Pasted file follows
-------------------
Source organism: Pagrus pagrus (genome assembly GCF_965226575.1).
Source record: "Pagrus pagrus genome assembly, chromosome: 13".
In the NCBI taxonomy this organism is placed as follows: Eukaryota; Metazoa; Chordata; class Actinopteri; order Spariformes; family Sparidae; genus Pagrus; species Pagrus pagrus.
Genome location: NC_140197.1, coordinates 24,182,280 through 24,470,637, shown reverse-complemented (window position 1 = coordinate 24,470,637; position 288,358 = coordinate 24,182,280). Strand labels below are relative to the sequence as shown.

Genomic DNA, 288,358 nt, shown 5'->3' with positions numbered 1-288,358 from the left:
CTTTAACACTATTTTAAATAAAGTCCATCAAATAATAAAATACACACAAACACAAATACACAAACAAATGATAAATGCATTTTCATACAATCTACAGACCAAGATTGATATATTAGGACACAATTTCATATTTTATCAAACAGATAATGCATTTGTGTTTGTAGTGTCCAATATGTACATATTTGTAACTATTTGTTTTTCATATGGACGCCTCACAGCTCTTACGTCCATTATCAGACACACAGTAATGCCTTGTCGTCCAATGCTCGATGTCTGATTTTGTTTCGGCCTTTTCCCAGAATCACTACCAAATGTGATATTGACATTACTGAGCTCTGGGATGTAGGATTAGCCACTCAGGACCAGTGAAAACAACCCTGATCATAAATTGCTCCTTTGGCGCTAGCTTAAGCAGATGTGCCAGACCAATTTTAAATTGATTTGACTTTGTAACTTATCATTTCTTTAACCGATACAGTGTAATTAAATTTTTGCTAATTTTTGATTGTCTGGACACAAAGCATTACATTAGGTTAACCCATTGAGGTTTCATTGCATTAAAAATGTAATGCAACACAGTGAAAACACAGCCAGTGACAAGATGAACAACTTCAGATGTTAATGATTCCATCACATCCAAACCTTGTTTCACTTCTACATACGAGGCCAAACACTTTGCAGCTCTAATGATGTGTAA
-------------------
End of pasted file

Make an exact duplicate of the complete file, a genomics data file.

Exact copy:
Source organism: Pagrus pagrus (genome assembly GCF_965226575.1).
Source record: "Pagrus pagrus genome assembly, chromosome: 13".
In the NCBI taxonomy this organism is placed as follows: Eukaryota; Metazoa; Chordata; class Actinopteri; order Spariformes; family Sparidae; genus Pagrus; species Pagrus pagrus.
Genome location: NC_140197.1, coordinates 24,182,280 through 24,470,637, shown reverse-complemented (window position 1 = coordinate 24,470,637; position 288,358 = coordinate 24,182,280). Strand labels below are relative to the sequence as shown.

Genomic DNA, 288,358 nt, shown 5'->3' with positions numbered 1-288,358 from the left:
CTTTAACACTATTTTAAATAAAGTCCATCAAATAATAAAATACACACAAACACAAATACACAAACAAATGATAAATGCATTTTCATACAATCTACAGACCAAGATTGATATATTAGGACACAATTTCATATTTTATCAAACAGATAATGCATTTGTGTTTGTAGTGTCCAATATGTACATATTTGTAACTATTTGTTTTTCATATGGACGCCTCACAGCTCTTACGTCCATTATCAGACACACAGTAATGCCTTGTCGTCCAATGCTCGATGTCTGATTTTGTTTCGGCCTTTTCCCAGAATCACTACCAAATGTGATATTGACATTACTGAGCTCTGGGATGTAGGATTAGCCACTCAGGACCAGTGAAAACAACCCTGATCATAAATTGCTCCTTTGGCGCTAGCTTAAGCAGATGTGCCAGACCAATTTTAAATTGATTTGACTTTGTAACTTATCATTTCTTTAACCGATACAGTGTAATTAAATTTTTGCTAATTTTTGATTGTCTGGACACAAAGCATTACATTAGGTTAACCCATTGAGGTTTCATTGCATTAAAAATGTAATGCAACACAGTGAAAACACAGCCAGTGACAAGATGAACAACTTCAGATGTTAATGATTCCATCACATCCAAACCTTGTTTCACTTCTACATACGAGGCCAAACACTTTGCAGCTCTAATGATGTGTAA